Looks like Sony wants to take on the likes of Apple, Netflix, and Amazon in the digital content business: in an interview, Sony executive VP Kaz Hirai has said that Sony is hoping to launch its own online content service by early 2010. The service, provisionally called the “Sony Online Service,” would build on the company’s existing PlayStation Network to bring movies, music, books, and more forms of digital content to devices like Sony Bravia TVs, walkman personal media players, devices like the Sony Reader, Sony Vaio PCs, and Sony Ericsson phones.
Sony hasn’t determined what the service offerings will be, but it’s a good bet it will feature content from Sony’s own film and music groups. The PlayStation Network currently carries content from all the major movie studios as well as U.S. television networks; in order to compete with other online services, Sony will likely want to extend those deals into its broader service offerings. No pricing or tiering models have been released: some content may be available for free, some may be available on an a la carte basis, and some may be available via subscription.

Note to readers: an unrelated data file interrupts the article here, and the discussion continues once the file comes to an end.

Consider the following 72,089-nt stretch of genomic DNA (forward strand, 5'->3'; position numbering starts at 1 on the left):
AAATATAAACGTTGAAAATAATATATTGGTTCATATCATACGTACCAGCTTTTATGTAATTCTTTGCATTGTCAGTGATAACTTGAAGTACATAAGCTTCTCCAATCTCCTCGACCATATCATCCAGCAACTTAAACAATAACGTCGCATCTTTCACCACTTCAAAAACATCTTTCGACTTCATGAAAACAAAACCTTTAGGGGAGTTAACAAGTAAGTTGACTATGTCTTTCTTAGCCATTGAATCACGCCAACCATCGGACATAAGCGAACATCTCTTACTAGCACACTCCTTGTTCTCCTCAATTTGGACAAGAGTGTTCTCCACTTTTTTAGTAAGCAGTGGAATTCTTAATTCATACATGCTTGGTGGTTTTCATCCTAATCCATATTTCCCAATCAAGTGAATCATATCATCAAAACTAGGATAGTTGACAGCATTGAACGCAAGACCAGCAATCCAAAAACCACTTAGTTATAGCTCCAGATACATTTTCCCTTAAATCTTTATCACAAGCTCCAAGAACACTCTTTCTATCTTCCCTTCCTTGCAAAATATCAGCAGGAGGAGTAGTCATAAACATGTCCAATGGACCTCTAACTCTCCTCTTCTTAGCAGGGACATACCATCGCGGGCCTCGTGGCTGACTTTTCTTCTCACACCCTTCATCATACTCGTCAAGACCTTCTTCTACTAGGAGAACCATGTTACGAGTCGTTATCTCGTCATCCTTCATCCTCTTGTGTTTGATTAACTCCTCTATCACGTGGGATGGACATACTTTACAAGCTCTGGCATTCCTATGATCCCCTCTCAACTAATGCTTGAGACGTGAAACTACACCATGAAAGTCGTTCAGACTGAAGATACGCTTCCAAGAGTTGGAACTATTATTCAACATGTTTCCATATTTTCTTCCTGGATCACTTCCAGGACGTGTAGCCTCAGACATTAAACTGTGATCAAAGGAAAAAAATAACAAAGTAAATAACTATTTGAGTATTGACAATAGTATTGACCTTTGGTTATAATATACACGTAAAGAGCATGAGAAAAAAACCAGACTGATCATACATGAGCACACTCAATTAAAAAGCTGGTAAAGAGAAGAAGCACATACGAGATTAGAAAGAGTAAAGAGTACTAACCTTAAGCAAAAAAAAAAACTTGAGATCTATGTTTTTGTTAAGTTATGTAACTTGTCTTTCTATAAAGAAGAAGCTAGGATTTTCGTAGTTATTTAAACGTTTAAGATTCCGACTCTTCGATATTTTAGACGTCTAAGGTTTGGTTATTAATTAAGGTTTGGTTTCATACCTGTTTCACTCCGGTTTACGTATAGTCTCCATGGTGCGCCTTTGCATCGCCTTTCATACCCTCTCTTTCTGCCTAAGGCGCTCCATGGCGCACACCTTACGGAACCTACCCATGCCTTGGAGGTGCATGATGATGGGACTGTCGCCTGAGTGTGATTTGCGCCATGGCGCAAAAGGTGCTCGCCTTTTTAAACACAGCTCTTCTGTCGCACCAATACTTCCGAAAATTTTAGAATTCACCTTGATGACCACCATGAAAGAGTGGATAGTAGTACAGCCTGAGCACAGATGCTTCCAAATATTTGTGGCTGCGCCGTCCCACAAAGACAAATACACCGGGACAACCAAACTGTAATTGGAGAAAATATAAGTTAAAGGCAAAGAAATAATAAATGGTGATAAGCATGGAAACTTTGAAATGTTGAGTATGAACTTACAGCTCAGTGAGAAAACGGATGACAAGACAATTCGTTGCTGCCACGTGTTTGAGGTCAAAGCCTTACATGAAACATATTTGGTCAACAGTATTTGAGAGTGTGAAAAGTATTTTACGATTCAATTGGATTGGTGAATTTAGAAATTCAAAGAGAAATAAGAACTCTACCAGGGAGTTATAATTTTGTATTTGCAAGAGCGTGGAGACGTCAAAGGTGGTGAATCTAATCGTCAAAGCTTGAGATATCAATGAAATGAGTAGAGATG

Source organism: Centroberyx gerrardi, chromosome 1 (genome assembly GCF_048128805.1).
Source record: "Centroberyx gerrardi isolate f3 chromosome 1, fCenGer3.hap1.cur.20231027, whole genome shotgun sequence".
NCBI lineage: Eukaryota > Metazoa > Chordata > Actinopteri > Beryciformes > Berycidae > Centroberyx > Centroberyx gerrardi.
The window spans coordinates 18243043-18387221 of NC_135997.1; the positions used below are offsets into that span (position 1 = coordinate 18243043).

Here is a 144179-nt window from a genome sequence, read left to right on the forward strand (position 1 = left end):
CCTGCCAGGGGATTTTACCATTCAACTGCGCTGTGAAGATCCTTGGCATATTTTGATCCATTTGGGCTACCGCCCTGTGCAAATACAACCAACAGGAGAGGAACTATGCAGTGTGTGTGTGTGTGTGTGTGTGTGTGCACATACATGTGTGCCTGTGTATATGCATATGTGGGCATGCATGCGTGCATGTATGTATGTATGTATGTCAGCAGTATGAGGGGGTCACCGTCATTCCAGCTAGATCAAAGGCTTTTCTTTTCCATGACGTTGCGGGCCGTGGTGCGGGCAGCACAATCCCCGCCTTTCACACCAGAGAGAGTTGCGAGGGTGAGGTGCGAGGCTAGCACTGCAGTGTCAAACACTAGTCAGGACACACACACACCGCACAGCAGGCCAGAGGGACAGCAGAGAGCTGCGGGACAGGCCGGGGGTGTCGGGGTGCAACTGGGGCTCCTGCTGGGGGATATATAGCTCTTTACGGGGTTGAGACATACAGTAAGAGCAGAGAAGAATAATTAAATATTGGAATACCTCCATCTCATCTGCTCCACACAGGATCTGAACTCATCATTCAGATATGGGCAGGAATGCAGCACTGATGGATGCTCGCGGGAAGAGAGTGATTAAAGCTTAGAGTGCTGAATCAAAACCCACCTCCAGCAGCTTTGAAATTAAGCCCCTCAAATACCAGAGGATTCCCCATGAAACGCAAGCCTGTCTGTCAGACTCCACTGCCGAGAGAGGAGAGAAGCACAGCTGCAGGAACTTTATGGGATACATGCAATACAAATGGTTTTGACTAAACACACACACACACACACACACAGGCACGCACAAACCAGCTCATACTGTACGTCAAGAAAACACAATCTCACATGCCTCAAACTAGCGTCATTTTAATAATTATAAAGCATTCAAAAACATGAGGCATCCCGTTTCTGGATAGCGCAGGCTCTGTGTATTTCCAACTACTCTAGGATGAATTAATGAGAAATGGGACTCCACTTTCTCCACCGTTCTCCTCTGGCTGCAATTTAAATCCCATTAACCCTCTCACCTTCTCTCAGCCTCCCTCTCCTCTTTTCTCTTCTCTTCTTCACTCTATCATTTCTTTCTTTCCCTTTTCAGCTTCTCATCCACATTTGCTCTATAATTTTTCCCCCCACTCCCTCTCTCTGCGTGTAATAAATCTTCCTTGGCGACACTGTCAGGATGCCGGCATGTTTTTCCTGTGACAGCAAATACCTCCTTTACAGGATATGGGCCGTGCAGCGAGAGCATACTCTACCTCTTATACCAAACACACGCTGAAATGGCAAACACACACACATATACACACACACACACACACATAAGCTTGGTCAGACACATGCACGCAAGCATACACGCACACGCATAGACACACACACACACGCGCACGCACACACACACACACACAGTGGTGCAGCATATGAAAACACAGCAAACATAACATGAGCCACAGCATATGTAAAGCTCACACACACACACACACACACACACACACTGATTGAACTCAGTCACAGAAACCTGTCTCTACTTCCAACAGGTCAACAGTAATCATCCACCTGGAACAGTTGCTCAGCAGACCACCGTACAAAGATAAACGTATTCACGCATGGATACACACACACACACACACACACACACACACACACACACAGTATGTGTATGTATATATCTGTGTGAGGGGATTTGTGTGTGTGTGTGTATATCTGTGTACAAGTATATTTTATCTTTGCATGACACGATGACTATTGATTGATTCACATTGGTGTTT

Hirai emphasized that Sony hopes to bring something “unique” to the online content business, and envisions devices constantly evolving as new content and applications are delivered to them via the service—those capabilities, as well as the online service itself, will serve as differentiating factors for Sony’s devices in an increasingly crowded consumer electronics marketplace.
Sony’s PlayStation Network currently boasts some 33 million subscribers; Sony has just expanded the PlayStation Network to offer video downloads in the UK, Germany, and France.
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